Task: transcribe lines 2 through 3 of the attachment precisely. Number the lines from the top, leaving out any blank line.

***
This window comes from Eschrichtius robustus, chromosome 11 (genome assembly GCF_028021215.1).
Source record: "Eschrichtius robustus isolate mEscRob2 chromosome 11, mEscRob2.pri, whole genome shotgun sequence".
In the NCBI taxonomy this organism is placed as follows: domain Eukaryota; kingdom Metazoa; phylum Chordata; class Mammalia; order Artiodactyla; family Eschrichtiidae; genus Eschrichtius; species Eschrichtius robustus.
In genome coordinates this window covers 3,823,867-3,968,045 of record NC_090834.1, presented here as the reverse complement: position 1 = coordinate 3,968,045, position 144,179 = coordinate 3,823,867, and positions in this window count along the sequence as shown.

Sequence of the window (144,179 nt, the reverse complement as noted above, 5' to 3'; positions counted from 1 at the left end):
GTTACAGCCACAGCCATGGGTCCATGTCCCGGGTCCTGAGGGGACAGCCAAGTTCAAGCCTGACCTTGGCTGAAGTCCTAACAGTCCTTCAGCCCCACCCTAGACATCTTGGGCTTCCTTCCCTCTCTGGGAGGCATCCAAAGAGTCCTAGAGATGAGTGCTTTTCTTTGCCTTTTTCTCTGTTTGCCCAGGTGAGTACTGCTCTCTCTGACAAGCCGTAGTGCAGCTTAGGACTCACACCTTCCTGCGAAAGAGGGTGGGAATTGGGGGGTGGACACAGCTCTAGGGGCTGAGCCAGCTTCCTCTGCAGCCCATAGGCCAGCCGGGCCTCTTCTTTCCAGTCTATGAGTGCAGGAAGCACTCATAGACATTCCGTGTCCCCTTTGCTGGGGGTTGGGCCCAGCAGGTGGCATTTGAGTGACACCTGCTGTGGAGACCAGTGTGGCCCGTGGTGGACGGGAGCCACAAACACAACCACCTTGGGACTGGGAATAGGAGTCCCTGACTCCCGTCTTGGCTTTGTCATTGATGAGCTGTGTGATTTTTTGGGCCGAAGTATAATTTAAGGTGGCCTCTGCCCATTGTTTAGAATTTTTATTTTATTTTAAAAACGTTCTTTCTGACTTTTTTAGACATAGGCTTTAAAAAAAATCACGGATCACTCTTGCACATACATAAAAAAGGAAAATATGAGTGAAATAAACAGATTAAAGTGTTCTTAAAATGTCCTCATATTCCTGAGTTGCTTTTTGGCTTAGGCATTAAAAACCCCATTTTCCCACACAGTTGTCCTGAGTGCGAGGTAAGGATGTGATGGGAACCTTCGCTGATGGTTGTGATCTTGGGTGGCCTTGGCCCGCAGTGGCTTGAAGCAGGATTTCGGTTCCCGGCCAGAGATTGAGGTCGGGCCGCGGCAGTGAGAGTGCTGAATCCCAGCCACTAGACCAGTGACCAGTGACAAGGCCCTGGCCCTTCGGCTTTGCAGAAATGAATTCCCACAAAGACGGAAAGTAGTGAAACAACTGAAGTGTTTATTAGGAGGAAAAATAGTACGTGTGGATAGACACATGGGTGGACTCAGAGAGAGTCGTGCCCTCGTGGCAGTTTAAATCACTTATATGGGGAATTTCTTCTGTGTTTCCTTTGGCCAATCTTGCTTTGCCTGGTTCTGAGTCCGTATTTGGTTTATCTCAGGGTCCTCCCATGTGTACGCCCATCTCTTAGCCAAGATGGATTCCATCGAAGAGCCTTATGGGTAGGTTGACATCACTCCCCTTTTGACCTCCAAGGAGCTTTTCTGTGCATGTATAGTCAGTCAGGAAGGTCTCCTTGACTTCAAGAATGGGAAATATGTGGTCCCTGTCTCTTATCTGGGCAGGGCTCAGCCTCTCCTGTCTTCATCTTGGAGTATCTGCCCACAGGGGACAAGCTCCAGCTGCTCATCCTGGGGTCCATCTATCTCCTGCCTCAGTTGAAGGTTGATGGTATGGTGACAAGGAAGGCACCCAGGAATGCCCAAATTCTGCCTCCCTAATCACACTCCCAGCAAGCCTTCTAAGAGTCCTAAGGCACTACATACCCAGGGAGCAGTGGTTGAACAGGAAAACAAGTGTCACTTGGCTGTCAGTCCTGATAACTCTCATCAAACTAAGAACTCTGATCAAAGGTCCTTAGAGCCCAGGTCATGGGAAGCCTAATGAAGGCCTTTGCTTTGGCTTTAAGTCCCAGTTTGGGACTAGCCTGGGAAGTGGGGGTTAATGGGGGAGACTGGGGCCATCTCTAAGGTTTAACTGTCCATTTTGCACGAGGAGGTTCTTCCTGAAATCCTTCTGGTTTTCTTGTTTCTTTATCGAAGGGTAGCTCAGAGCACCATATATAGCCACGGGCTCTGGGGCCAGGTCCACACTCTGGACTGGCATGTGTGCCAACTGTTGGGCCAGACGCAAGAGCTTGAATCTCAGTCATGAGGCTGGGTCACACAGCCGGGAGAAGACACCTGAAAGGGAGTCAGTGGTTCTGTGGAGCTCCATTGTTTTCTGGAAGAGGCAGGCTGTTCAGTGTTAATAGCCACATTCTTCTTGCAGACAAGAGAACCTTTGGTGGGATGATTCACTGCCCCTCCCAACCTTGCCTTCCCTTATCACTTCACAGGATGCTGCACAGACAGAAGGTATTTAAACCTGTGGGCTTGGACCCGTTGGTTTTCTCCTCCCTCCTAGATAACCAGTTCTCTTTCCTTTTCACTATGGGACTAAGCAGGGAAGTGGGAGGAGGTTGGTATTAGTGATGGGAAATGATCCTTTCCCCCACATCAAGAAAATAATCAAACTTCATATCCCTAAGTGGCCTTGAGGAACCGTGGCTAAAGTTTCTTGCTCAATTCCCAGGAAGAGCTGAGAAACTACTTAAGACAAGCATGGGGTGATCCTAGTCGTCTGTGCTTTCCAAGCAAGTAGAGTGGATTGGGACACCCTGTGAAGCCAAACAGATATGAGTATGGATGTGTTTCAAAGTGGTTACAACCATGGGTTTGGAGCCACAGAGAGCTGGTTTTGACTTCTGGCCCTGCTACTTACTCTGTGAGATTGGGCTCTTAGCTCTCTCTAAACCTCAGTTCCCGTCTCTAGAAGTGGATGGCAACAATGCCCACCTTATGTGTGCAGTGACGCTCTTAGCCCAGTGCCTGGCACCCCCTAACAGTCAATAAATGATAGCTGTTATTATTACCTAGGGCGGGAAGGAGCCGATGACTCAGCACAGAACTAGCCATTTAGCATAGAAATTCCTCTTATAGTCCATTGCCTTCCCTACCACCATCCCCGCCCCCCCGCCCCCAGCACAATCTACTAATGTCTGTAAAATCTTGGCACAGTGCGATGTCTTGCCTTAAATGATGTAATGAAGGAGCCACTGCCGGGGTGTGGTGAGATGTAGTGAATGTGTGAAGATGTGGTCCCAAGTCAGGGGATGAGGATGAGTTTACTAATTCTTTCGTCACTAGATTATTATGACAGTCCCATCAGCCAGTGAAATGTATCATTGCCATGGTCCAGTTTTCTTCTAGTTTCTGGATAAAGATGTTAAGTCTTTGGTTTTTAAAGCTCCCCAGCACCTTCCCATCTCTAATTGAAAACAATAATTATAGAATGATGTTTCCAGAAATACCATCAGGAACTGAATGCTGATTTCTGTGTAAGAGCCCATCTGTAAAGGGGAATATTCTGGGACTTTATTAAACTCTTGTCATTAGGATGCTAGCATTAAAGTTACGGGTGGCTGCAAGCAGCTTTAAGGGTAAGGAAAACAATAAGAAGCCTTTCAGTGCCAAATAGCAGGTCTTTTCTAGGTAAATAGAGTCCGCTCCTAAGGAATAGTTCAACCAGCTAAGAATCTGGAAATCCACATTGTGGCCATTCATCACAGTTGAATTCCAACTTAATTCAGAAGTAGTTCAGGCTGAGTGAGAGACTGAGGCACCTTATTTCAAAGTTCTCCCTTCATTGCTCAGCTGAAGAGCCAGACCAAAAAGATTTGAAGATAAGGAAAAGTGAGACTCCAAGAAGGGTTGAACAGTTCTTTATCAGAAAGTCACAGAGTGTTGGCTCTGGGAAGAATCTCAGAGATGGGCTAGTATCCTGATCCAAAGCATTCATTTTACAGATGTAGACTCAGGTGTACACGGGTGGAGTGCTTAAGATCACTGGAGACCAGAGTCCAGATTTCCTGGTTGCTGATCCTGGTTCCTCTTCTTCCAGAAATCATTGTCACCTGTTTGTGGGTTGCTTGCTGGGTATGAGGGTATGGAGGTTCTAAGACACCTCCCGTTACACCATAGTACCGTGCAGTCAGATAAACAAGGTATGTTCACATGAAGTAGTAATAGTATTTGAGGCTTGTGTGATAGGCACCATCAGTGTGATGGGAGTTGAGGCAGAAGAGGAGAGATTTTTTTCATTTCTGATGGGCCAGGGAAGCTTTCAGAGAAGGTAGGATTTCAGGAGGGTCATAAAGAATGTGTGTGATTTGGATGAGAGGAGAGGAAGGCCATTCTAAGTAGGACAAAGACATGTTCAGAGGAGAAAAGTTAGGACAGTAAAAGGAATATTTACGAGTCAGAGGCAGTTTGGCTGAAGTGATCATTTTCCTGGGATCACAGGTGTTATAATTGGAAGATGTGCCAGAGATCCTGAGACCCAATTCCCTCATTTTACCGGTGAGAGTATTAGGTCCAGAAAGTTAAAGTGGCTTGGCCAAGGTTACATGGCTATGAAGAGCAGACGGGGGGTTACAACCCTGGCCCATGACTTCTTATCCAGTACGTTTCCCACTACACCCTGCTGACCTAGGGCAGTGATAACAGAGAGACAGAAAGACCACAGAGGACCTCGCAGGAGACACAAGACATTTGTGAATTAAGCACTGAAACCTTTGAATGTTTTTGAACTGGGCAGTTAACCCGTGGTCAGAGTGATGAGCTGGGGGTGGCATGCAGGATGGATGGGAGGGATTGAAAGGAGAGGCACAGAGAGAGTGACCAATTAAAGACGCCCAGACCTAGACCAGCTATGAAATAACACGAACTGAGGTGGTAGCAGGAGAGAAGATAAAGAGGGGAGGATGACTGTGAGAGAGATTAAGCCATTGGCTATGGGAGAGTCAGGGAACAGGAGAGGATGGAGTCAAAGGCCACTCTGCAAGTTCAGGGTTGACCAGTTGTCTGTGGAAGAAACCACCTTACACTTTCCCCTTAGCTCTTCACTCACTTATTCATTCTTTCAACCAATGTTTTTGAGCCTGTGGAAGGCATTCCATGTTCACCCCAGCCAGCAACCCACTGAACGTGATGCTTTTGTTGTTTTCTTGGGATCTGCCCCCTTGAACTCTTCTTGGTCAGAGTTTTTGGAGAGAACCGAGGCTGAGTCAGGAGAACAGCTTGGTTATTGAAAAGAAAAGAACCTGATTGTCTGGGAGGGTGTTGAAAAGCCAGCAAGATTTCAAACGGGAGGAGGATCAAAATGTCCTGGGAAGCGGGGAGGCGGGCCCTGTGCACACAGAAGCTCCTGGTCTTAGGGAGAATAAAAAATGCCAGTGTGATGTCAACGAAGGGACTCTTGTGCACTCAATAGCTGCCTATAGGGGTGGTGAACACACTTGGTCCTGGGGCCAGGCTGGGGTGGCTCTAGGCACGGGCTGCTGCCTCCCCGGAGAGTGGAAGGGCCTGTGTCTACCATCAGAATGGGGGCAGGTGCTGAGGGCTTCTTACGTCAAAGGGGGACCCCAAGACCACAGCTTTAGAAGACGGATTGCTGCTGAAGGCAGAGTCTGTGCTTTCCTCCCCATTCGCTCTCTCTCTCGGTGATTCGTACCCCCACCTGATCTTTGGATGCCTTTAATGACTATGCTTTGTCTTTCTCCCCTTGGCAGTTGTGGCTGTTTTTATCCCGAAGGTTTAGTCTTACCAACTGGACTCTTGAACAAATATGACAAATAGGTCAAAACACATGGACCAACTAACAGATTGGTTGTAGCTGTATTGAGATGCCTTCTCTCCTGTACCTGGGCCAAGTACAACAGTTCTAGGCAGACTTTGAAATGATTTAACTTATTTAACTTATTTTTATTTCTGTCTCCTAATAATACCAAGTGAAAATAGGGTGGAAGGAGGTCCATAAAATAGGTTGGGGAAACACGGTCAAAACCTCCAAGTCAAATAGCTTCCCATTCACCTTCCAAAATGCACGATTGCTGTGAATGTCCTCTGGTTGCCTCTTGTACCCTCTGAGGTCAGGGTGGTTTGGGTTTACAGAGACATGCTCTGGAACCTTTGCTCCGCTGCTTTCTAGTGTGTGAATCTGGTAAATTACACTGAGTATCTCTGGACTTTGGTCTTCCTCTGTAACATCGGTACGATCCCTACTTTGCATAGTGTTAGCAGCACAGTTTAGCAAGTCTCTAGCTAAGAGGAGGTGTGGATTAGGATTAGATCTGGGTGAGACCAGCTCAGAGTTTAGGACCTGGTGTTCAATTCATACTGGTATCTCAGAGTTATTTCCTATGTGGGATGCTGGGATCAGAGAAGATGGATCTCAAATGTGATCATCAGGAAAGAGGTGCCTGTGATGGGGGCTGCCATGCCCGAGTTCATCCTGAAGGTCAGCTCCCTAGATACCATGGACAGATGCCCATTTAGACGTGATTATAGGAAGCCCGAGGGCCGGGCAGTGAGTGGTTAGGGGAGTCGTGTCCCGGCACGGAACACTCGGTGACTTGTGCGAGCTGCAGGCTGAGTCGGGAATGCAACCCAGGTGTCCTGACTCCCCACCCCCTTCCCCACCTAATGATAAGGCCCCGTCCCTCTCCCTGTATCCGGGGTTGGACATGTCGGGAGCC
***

Source record: "Eschrichtius robustus isolate mEscRob2 chromosome 11, mEscRob2.pri, whole genome shotgun sequence".
In the NCBI taxonomy this organism is placed as follows: domain Eukaryota; kingdom Metazoa; phylum Chordata; class Mammalia; order Artiodactyla; family Eschrichtiidae; genus Eschrichtius; species Eschrichtius robustus.